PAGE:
Cultivating a Loving Attitude



It was less than a year before my daughter started gabbing while holding items up to her ear. It’s amazing how quickly kids start to imitate their parents. It’s also terrifying when you see them start to pick up your bad habits.

Imitation is the sincerest form of flattery. Everyone imitates those they admire. We are all like little kids stepping into our parents shoes, putting on our coats, and mimicking daddy’s goodbye rituals.

This truth is supercharged when it comes to our relationship with God. If we admire God and his love for us, then we will imitate it through the power he has given to us. This blog will walk us through 1) God’s great love for us, 2) recognizing and appreciating what God’s love does for us, 3) how this love practical changes our attitudes, 4) how this loving attitude acts, and 5) how we can maintain this loving attitude by remembering God’s great love for us.


Colossians 2:13-14   And you, who were dead in your trespasses and the uncircumcision of your flesh, God made alive together with him, having forgiven us all our trespasses, by canceling the record of debt that stood against us with its legal demands. This he set aside, nailing it to the cross.

We have trespassed God’s law in a thousand different ways, but God’s law is not just about action; it is about desire and thoughts too. If we think angry thoughts toward someone, it is the same as murder in God’s eyes (Matthew 5:21-22). If we think lustful thoughts toward someone, it is the same as adultery in God’s eyes (Matthew 5:27-28). If we covet and desire for things that are not ours, we commit idolatry (Colossians 3:5). If we lie to ourselves, we have broken God’s command not to lie (1 John 1:8).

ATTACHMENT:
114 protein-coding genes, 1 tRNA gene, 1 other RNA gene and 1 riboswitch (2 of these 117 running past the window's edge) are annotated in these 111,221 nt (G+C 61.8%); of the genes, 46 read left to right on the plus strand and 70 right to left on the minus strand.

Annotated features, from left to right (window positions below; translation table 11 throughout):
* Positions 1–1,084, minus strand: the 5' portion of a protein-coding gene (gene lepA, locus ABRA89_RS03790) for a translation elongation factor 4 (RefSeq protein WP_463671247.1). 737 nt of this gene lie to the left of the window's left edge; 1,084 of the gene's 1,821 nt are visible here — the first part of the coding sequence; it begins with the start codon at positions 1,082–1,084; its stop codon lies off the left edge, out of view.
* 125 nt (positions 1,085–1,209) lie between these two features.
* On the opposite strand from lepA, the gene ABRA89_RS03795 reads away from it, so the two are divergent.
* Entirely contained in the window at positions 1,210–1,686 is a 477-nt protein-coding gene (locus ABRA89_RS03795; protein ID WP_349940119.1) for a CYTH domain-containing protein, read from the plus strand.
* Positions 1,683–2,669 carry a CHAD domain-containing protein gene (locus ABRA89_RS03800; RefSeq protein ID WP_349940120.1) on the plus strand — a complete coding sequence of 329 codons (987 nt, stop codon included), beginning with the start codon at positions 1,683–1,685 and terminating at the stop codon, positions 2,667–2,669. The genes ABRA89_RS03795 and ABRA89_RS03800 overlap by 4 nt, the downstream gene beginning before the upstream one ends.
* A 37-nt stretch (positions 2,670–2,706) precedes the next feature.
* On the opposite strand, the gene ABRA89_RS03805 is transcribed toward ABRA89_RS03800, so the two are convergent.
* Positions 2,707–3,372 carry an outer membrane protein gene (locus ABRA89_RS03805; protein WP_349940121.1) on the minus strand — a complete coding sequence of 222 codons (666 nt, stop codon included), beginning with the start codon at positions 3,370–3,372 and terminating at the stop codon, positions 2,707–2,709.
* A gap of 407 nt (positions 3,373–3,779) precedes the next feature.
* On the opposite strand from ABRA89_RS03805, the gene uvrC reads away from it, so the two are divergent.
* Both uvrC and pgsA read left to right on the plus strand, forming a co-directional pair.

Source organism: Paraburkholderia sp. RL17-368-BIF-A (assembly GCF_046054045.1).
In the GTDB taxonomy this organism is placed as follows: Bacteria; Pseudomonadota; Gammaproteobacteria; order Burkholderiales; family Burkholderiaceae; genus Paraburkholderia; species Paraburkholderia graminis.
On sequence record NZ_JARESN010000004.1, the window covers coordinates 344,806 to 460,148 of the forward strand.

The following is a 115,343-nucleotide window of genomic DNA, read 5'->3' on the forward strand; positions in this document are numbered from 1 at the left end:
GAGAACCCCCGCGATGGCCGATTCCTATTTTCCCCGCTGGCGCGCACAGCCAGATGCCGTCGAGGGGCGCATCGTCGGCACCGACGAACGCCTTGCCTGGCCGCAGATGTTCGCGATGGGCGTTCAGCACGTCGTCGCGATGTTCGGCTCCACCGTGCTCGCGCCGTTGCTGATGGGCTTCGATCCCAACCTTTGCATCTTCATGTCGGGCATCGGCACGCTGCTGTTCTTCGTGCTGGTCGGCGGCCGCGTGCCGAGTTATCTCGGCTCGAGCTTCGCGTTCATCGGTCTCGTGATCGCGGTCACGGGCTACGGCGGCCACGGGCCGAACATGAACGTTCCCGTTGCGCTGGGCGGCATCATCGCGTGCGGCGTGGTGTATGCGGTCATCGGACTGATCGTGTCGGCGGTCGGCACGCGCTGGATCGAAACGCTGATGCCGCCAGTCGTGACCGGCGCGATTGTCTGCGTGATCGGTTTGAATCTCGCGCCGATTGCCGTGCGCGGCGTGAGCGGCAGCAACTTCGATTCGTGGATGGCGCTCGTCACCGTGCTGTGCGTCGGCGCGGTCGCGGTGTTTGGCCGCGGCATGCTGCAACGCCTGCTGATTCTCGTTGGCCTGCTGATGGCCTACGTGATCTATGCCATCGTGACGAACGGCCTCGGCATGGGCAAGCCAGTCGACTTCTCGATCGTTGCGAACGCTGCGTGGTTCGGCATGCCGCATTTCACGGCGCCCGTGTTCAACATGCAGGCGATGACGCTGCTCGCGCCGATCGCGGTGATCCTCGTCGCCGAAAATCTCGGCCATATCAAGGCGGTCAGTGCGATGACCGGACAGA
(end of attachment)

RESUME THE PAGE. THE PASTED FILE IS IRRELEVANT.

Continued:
God “will by no means acquit the guilty” (Nahum 1:3). God counts every single sin against us, and none can defend against his justice (Psalm 130:3). The wrath of God fully rests over our heads, and the only thing that keeps us from plunging into his eternal judgment is the fact that he continues to hold his hand up, saying, “Give them a little more time to repent” (Romans 2:4).

In Ancient cultures, when crucifixions were performed, an executioner would take the charges of the crucified person and nail them to the cross. Colossians 2:13 says that our record of debt was nailed to Jesus’ cross. This means that Jesus’ charges were not his own, but were ours. God fully poured out his punishment for our sins on Christ, and “by his stripes, we are healed” (Isaiah 53).


Through Jesus’ crucifixion, we are forgiven for our sins. But because Jesus Christ was God’s beloved Son, we also receive his position as a child of God. In other words, we are not only brought from hostility to a truce, but we are brought from hostility to love. God actually makes us his child–set apart for him and absolutely loved.

Colossians 3:12a Put on then, as God’s chosen ones, holy and beloved

Chosen: God specifically had us on his mind when he sent Jesus to this earth. Jesus Suffered and died as a sacrifice especially for our sins. In much the same way that we might choose our spouse, God chose us, pursued us, sacrificed for us, forgave us, loved us, and united together with us. We are special and unique to God, because we have been chosen by God.